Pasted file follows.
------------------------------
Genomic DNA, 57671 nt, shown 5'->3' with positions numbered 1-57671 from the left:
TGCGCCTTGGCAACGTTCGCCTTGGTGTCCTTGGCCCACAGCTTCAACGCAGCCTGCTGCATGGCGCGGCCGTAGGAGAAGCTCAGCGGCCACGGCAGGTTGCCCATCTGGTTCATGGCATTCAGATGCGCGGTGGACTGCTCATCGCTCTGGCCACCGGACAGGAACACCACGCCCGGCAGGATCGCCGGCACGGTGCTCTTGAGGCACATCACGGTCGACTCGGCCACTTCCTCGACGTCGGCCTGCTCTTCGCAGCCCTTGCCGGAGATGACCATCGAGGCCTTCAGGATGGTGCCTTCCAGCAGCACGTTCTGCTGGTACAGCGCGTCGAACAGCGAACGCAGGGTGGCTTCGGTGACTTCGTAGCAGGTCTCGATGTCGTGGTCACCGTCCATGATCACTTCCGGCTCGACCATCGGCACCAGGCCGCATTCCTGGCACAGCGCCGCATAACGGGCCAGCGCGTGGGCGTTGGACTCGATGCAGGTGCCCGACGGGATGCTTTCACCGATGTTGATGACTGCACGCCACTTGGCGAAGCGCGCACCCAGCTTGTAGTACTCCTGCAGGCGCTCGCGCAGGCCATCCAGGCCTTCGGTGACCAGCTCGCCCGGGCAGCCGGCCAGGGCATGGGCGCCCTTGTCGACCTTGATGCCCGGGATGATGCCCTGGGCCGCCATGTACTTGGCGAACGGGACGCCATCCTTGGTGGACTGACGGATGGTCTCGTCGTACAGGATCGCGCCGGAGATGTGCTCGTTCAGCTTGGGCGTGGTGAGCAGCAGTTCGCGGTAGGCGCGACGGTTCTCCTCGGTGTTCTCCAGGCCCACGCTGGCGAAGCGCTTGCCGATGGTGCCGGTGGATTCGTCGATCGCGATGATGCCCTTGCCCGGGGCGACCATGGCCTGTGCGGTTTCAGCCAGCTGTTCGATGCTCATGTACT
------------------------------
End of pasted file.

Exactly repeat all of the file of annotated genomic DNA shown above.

Genomic DNA, 57671 nt, shown 5'->3' with positions numbered 1-57671 from the left:
TGCGCCTTGGCAACGTTCGCCTTGGTGTCCTTGGCCCACAGCTTCAACGCAGCCTGCTGCATGGCGCGGCCGTAGGAGAAGCTCAGCGGCCACGGCAGGTTGCCCATCTGGTTCATGGCATTCAGATGCGCGGTGGACTGCTCATCGCTCTGGCCACCGGACAGGAACACCACGCCCGGCAGGATCGCCGGCACGGTGCTCTTGAGGCACATCACGGTCGACTCGGCCACTTCCTCGACGTCGGCCTGCTCTTCGCAGCCCTTGCCGGAGATGACCATCGAGGCCTTCAGGATGGTGCCTTCCAGCAGCACGTTCTGCTGGTACAGCGCGTCGAACAGCGAACGCAGGGTGGCTTCGGTGACTTCGTAGCAGGTCTCGATGTCGTGGTCACCGTCCATGATCACTTCCGGCTCGACCATCGGCACCAGGCCGCATTCCTGGCACAGCGCCGCATAACGGGCCAGCGCGTGGGCGTTGGACTCGATGCAGGTGCCCGACGGGATGCTTTCACCGATGTTGATGACTGCACGCCACTTGGCGAAGCGCGCACCCAGCTTGTAGTACTCCTGCAGGCGCTCGCGCAGGCCATCCAGGCCTTCGGTGACCAGCTCGCCCGGGCAGCCGGCCAGGGCATGGGCGCCCTTGTCGACCTTGATGCCCGGGATGATGCCCTGGGCCGCCATGTACTTGGCGAACGGGACGCCATCCTTGGTGGACTGACGGATGGTCTCGTCGTACAGGATCGCGCCGGAGATGTGCTCGTTCAGCTTGGGCGTGGTGAGCAGCAGTTCGCGGTAGGCGCGACGGTTCTCCTCGGTGTTCTCCAGGCCCACGCTGGCGAAGCGCTTGCCGATGGTGCCGGTGGATTCGTCGATCGCGATGATGCCCTTGCCCGGGGCGACCATGGCCTGTGCGGTTTCAGCCAGCTGTTCGATGCTCATGTACT